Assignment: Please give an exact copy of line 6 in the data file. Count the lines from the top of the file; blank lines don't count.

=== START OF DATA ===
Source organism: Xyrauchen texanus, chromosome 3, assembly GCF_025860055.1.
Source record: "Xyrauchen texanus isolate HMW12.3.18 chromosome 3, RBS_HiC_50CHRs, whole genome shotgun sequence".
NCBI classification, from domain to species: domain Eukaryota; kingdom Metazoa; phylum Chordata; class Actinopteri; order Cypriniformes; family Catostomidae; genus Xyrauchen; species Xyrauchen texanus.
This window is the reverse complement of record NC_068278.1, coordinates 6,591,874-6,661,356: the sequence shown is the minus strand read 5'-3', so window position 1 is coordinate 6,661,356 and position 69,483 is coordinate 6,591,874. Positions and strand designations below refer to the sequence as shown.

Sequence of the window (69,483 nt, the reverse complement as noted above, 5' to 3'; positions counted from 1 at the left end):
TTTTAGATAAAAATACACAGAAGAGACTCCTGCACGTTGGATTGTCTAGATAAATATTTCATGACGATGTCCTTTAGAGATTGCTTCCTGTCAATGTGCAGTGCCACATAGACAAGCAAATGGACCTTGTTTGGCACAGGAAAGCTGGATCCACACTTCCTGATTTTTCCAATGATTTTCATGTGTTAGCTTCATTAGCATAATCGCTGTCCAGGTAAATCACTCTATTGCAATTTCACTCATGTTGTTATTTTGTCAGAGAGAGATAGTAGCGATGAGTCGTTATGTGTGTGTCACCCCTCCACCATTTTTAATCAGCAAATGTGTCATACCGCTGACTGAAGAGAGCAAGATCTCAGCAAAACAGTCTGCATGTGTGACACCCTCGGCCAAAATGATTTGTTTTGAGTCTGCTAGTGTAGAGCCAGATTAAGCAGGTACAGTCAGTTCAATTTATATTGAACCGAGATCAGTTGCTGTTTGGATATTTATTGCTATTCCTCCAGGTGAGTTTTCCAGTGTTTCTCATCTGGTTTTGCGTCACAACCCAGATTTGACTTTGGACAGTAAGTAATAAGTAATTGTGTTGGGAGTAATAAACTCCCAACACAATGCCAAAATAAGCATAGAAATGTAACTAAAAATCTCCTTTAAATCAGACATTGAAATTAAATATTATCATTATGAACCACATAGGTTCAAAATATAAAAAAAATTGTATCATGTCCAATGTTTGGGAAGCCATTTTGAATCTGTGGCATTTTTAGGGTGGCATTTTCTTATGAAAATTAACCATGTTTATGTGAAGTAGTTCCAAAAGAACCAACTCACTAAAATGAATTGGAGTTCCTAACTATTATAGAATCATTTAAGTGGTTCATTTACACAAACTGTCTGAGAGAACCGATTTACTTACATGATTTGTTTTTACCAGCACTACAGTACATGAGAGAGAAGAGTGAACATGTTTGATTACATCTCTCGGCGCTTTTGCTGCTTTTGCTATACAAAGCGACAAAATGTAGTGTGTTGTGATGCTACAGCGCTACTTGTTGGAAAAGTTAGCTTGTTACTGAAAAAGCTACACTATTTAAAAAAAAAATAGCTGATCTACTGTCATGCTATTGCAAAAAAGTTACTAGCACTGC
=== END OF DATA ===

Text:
TTTTAGATAAAAATACACAGAAGAGACTCCTGCACGTTGGATTGTCTAGATAAATATTTCATGACGATGTCCTTTAGAGATTGCTTCCTGTCAATGTGCAGTGCCACATAGACAAGCAAATGGACCTTGTTTGGCACAGGAAAGCTGGATCCACACTTCCTGATTTTTCCAATGATTTTCATGTGTTAGCTTCATTAGCATAATCGCTGTCCAGGTAAATCACTCTATTGCAATTTCACTCATGTTGTTATTTTGTCAGAGAGAGATAGTAGCGATGAGTCGTTATGTGTGTGTCACCCCTCCACCATTTTTAATCAGCAAATGTGTCATACCGCTGACTGAAGAGAGCAAGATCTCAGCAAAACAGTCTGCATGTGTGACACCCTCGGCCAAAATGATTTGTTTTGAGTCTGCTAGTGTAGAGCCAGATTAAGCAGGTACAGTCAGTTCAATTTATATTGAACCGAGATCAGTTGCTGTTTGGATATTTATTGCTATTCCTCCAGGTGAGTTTTCCAGTGTTTCTCATCTGGTTTTGCGTCACAACCCAGATTTGACTTTGGACAGTAAGTAATAAGTAATTGTGTTGGGAGTAATAAACTCCCAACACAATGCCAAAATAAGCATAGAAATGTAACTAAAAATCTCCTTTAAATCAGACATTGAAATTAAATATTATCATTATGAACCACATAGGTTCAAAATATAAAAAAAATTGTATCATGTCCAATGTTTGGGAAGCCATTTTGAATCTGTGGCATTTTTAGGGTGGCATTTTCTTATGAAAATTAACCATGTTTATGTGAAGTAGTTCCAAAAGAACCAACTCACTAAAATGAATTGGAGTTCCTAACTATTATAGAATCATTTAAGTGGTTCATTTACACAAACTGTCTGAGAGAACCGATTTACTTACATGATTTGTTTTTACCAGCACTACAGTACATGAGAGAGAAGAGTGAACATGTTTGATTACATCTCTCGGCGCTTTTGCTGCTTTTGCTATACAAAGCGACAAAATGTAGTGTGTTGTGATGCTACAGCGCTACTTGTTGGAAAAGTTAGCTTGTTACTGAAAAAGCTACACTATTTAAAAAAAAAATAGCTGATCTACTGTCATGCTATTGCAAAAAAGTTACTAGCACTGC